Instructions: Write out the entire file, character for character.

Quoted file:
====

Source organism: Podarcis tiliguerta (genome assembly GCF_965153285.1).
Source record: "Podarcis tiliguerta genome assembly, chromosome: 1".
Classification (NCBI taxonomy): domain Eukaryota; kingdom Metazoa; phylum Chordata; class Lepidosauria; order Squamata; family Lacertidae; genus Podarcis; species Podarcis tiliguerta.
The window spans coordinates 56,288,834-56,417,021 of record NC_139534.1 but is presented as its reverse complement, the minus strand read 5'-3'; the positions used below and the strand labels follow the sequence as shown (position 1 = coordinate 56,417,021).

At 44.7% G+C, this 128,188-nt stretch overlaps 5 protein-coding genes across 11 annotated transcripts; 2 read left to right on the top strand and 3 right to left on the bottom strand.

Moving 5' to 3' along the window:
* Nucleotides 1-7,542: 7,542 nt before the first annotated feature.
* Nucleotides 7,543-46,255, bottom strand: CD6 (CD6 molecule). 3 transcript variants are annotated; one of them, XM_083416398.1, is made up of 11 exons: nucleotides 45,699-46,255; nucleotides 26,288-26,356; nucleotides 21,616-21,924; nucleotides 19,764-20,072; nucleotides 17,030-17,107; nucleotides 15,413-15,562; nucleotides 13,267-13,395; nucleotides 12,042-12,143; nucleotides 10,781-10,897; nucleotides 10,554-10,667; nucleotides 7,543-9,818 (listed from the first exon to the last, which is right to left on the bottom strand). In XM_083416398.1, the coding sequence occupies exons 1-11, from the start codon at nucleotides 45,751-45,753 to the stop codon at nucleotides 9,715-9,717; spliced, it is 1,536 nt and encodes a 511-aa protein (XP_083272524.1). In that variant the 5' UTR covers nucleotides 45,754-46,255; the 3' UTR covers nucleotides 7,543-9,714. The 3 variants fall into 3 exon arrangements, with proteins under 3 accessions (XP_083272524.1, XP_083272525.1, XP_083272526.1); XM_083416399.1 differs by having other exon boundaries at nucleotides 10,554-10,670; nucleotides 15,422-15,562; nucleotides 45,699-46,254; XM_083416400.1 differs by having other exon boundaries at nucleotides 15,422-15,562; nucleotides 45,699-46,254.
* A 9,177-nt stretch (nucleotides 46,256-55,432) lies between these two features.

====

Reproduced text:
Source organism: Podarcis tiliguerta (genome assembly GCF_965153285.1).
Source record: "Podarcis tiliguerta genome assembly, chromosome: 1".
Classification (NCBI taxonomy): domain Eukaryota; kingdom Metazoa; phylum Chordata; class Lepidosauria; order Squamata; family Lacertidae; genus Podarcis; species Podarcis tiliguerta.
The window spans coordinates 56,288,834-56,417,021 of record NC_139534.1 but is presented as its reverse complement, the minus strand read 5'-3'; the positions used below and the strand labels follow the sequence as shown (position 1 = coordinate 56,417,021).

At 44.7% G+C, this 128,188-nt stretch overlaps 5 protein-coding genes across 11 annotated transcripts; 2 read left to right on the top strand and 3 right to left on the bottom strand.

Moving 5' to 3' along the window:
* Nucleotides 1-7,542: 7,542 nt before the first annotated feature.
* Nucleotides 7,543-46,255, bottom strand: CD6 (CD6 molecule). 3 transcript variants are annotated; one of them, XM_083416398.1, is made up of 11 exons: nucleotides 45,699-46,255; nucleotides 26,288-26,356; nucleotides 21,616-21,924; nucleotides 19,764-20,072; nucleotides 17,030-17,107; nucleotides 15,413-15,562; nucleotides 13,267-13,395; nucleotides 12,042-12,143; nucleotides 10,781-10,897; nucleotides 10,554-10,667; nucleotides 7,543-9,818 (listed from the first exon to the last, which is right to left on the bottom strand). In XM_083416398.1, the coding sequence occupies exons 1-11, from the start codon at nucleotides 45,751-45,753 to the stop codon at nucleotides 9,715-9,717; spliced, it is 1,536 nt and encodes a 511-aa protein (XP_083272524.1). In that variant the 5' UTR covers nucleotides 45,754-46,255; the 3' UTR covers nucleotides 7,543-9,714. The 3 variants fall into 3 exon arrangements, with proteins under 3 accessions (XP_083272524.1, XP_083272525.1, XP_083272526.1); XM_083416399.1 differs by having other exon boundaries at nucleotides 10,554-10,670; nucleotides 15,422-15,562; nucleotides 45,699-46,254; XM_083416400.1 differs by having other exon boundaries at nucleotides 15,422-15,562; nucleotides 45,699-46,254.
* A 9,177-nt stretch (nucleotides 46,256-55,432) lies between these two features.